A child educated only at school is an uneducated child. ~George Santayana
George makes a point! If we truly want our children to understand nutrition, it’s important to make sure we are talking about it home. It just so happens that games are a great way to teach your kids about better nutrition. You can even make a family event out of it!
We are what we eat, and the earlier we teach that lesson, the better! In a study reported in the National Institutes of Health, researchers found that kids consumed up to 120 percent more empty calories than appropriate for their body’s needs and under-consumed up to 20 percent of nutrient-essential foods such as fruits and vegetables.
Carole Carson—dubbed “An Apostle for Fitness” by The Wall Street Journal and author of From Fat to Fit: Turn Yourself into a Weapon of Mass Reduction—says we have to make learning fun if we want to reverse the trend of childhood obesity. To that end, here are a few interactive nutrition games to pass along to the youngsters in your life! ~Fit Bottomed Mamas
You can make learning about healthy food choices a game with Go! Slow! Whoa! Nutrition Game iMOM’s Food Pyramid can also help your children understand the importance of nourishing food and exercise.
Click the picture to visit the page and download:
If your family is more of the crafty type, you will want to check out this project…
You will need:
The food group mobile template printed onto thin card, a paper plate or disc of strong card, felt pens or crayons, scissors, thread, wool or ribbon, sticky tape, a glue stick and a hole punch. ~Read More Here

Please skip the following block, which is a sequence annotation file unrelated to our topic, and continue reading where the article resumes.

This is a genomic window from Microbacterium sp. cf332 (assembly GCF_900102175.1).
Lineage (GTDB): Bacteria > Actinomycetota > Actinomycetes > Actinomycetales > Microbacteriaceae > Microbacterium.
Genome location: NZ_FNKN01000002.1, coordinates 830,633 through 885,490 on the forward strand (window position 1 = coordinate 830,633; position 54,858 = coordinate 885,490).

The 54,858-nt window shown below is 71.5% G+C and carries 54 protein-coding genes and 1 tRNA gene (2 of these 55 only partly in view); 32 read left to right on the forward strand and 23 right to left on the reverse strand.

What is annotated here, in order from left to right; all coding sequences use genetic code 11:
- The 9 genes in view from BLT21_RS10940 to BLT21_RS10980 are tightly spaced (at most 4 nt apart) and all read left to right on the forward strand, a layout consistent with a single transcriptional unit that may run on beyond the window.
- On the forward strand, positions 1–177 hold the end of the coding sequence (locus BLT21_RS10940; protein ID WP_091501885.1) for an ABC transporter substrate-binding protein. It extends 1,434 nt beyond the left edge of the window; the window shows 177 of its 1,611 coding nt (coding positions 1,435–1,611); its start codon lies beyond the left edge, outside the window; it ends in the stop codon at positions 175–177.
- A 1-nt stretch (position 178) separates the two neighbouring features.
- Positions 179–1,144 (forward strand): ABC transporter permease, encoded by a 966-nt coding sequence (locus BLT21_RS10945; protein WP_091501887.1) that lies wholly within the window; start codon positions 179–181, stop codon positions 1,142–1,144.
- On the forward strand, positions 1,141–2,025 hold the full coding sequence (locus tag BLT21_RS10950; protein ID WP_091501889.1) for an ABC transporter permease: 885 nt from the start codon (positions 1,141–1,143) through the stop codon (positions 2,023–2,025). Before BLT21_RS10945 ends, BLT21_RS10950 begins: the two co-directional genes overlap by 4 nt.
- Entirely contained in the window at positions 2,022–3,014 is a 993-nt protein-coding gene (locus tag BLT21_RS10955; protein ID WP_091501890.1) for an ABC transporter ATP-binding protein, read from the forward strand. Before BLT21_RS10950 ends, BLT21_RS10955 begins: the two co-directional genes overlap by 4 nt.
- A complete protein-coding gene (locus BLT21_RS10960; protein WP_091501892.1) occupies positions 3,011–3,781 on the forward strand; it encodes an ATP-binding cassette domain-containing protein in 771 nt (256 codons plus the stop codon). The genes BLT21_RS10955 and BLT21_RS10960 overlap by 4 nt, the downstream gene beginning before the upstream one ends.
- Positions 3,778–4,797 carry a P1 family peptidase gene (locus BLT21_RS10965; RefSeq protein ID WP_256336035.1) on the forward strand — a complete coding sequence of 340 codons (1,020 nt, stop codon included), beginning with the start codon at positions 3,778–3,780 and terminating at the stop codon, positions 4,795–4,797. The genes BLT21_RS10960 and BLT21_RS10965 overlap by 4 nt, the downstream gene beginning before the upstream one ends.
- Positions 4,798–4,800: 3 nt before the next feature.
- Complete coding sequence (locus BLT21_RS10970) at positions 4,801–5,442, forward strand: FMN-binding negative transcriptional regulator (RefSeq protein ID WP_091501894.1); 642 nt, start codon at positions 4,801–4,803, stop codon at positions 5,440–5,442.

If you have to go grocery shopping, you might as well make a nutrition game out of it!
Because my kids are typically with me if they aren’t in school, and they’re grabbing everything in sight to throw into the grocery cart so they can eat it later or they’re just plain bored with the whole groceryshopping routine. Or am I the only mom who experiences this???
Well, hopefully I’ve got just the thing that will help your kids (and mine!!!) have fun, stay on track and maybe even learn a few things while we’re strolling down the grocery store aisles!
What about a little game of Grocery Store BINGO?
Several years ago, my oldest son was at the beginning of his first picky eater phase. Hoping to make dinner time more enjoyable, I asked a parent educator to share her favorite survival tips. One of the simplest suggestions she mentioned was the one that helped my son the most: she taught children to call healthy food “strong” and junk food “weak”. By using words that explained how the foods would make them feel when they were finished eating, kids were motivated to eat healthier…
Which one will your family love?